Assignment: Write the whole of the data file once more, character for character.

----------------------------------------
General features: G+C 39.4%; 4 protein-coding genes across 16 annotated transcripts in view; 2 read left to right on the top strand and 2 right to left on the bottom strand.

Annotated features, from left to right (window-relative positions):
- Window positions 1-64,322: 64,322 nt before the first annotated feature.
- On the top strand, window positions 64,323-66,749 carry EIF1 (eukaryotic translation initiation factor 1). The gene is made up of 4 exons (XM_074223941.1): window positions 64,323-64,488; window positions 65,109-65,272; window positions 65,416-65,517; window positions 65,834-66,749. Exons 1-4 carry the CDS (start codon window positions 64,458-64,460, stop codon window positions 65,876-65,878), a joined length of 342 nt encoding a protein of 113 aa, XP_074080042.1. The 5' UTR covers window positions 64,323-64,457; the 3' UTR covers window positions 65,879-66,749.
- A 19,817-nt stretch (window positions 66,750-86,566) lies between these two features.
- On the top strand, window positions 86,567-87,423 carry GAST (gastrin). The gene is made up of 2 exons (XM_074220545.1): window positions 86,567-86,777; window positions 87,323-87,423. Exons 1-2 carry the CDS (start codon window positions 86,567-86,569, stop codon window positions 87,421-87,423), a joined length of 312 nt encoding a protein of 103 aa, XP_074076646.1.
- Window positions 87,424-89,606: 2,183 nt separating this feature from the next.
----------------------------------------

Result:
General features: G+C 39.4%; 4 protein-coding genes across 16 annotated transcripts in view; 2 read left to right on the top strand and 2 right to left on the bottom strand.

Annotated features, from left to right (window-relative positions):
- Window positions 1-64,322: 64,322 nt before the first annotated feature.
- On the top strand, window positions 64,323-66,749 carry EIF1 (eukaryotic translation initiation factor 1). The gene is made up of 4 exons (XM_074223941.1): window positions 64,323-64,488; window positions 65,109-65,272; window positions 65,416-65,517; window positions 65,834-66,749. Exons 1-4 carry the CDS (start codon window positions 64,458-64,460, stop codon window positions 65,876-65,878), a joined length of 342 nt encoding a protein of 113 aa, XP_074080042.1. The 5' UTR covers window positions 64,323-64,457; the 3' UTR covers window positions 65,879-66,749.
- A 19,817-nt stretch (window positions 66,750-86,566) lies between these two features.
- On the top strand, window positions 86,567-87,423 carry GAST (gastrin). The gene is made up of 2 exons (XM_074220545.1): window positions 86,567-86,777; window positions 87,323-87,423. Exons 1-2 carry the CDS (start codon window positions 86,567-86,569, stop codon window positions 87,421-87,423), a joined length of 312 nt encoding a protein of 103 aa, XP_074076646.1.
- Window positions 87,424-89,606: 2,183 nt separating this feature from the next.